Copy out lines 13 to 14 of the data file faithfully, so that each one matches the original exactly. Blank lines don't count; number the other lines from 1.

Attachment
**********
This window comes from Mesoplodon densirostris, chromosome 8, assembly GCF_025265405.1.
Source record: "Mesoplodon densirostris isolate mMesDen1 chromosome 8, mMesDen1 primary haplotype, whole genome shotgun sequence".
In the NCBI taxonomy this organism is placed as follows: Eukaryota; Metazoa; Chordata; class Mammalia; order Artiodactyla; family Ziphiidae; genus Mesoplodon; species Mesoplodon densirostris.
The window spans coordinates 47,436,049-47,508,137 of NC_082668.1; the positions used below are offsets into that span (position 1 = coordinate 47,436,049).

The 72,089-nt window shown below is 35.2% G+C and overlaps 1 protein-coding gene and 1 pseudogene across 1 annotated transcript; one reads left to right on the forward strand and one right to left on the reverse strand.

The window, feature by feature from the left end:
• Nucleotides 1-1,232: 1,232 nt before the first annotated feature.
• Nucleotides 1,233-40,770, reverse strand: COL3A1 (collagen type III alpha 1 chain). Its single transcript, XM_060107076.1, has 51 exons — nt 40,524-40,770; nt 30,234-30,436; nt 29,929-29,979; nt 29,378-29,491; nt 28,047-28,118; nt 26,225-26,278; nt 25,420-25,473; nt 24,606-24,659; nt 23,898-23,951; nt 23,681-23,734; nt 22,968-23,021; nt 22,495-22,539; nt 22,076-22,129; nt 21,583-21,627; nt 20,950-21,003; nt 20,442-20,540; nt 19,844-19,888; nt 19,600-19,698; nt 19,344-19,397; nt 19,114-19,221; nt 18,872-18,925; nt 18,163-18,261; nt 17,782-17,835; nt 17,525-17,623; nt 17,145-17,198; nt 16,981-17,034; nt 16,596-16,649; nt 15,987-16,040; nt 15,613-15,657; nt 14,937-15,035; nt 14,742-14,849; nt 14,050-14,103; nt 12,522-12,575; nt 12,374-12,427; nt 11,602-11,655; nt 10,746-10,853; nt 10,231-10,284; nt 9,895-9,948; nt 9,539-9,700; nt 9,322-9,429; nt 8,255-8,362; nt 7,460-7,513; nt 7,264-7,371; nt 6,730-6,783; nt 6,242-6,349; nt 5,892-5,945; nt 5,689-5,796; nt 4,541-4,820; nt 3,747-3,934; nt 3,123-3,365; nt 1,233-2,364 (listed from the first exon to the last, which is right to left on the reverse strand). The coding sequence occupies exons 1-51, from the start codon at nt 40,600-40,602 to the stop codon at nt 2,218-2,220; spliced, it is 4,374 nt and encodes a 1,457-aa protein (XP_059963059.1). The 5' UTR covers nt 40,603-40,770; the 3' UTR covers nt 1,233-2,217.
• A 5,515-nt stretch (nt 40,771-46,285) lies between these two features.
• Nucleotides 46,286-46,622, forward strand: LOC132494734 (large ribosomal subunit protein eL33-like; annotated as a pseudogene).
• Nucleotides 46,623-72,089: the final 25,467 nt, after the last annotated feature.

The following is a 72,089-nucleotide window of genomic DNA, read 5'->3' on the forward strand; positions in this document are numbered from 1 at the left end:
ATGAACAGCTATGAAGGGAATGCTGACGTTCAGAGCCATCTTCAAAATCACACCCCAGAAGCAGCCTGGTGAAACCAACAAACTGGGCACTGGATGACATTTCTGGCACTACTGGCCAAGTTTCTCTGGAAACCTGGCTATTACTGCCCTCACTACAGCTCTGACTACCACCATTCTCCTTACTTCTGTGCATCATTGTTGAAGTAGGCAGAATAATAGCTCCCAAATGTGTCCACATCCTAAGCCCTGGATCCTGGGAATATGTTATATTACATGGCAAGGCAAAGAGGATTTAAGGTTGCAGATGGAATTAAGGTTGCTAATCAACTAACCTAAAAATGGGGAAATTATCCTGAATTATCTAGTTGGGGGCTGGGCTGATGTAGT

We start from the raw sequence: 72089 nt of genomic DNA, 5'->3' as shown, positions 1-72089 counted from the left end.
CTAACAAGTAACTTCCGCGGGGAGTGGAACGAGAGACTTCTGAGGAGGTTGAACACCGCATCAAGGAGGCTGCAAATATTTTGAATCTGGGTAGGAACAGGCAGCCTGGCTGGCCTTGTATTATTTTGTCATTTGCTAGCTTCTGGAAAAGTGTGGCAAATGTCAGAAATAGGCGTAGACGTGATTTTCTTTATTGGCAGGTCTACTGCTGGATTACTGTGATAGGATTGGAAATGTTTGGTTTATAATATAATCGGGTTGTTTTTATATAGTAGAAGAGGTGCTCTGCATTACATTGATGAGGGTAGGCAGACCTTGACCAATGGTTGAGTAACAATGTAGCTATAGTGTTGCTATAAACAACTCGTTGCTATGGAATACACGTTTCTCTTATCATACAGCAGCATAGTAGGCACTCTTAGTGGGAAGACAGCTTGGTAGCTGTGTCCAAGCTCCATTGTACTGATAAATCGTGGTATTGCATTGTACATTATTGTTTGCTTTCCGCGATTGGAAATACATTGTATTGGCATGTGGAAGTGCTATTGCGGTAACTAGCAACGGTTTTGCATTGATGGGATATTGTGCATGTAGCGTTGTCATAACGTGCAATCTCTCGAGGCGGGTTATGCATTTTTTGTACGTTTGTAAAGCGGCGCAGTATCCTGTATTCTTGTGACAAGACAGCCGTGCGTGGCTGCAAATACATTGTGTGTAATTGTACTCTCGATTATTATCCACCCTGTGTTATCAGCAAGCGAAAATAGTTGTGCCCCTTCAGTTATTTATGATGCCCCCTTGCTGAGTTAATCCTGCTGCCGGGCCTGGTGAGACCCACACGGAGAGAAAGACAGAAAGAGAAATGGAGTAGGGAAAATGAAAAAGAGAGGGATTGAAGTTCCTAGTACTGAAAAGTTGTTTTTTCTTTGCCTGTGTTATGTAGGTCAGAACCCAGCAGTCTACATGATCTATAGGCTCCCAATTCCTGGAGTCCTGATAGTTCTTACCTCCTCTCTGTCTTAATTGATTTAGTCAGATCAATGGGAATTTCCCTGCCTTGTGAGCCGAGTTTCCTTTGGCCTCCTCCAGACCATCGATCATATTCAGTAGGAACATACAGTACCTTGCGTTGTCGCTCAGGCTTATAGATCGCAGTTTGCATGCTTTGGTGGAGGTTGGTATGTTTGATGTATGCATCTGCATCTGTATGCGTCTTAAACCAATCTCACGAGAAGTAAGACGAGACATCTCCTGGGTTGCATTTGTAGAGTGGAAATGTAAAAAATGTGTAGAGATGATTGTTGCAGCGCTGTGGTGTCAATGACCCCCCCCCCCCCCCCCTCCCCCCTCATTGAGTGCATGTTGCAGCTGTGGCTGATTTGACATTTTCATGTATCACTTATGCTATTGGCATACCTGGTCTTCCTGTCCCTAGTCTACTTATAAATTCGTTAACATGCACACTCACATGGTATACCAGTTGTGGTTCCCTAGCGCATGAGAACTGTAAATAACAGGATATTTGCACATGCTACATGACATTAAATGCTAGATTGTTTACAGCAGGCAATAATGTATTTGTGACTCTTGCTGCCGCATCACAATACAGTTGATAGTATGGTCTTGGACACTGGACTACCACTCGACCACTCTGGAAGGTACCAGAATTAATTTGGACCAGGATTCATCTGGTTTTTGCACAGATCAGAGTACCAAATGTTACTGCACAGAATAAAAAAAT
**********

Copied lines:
ATGAACAGCTATGAAGGGAATGCTGACGTTCAGAGCCATCTTCAAAATCACACCCCAGAAGCAGCCTGGTGAAACCAACAAACTGGGCACTGGATGACATTTCTGGCACTACTGGCCAAGTTTCTCTGGAAACCTGGCTATTACTGCCCTCACTACAGCTCTGACTACCACCATTCTCCTTACTTCTGTGCATCATTGTTGAAGTAGGCAGAATAATAGCTCCCAAATGTGTCCACATCCTAAGCCCTGGATCCTGGGAATATGTTATATTACATGGCAAGGCAAAGAGGATTTAAGGTTGCAGATGGAATTAAGGTTGCTAATCAACTAACCTAAAAATGGGGAAATTATCCTGAATTATCTAGTTGGGGGCTGGGCTGATGTAGT

We start from the raw sequence: 72089 nt of genomic DNA, 5'->3' as shown, positions 1-72089 counted from the left end.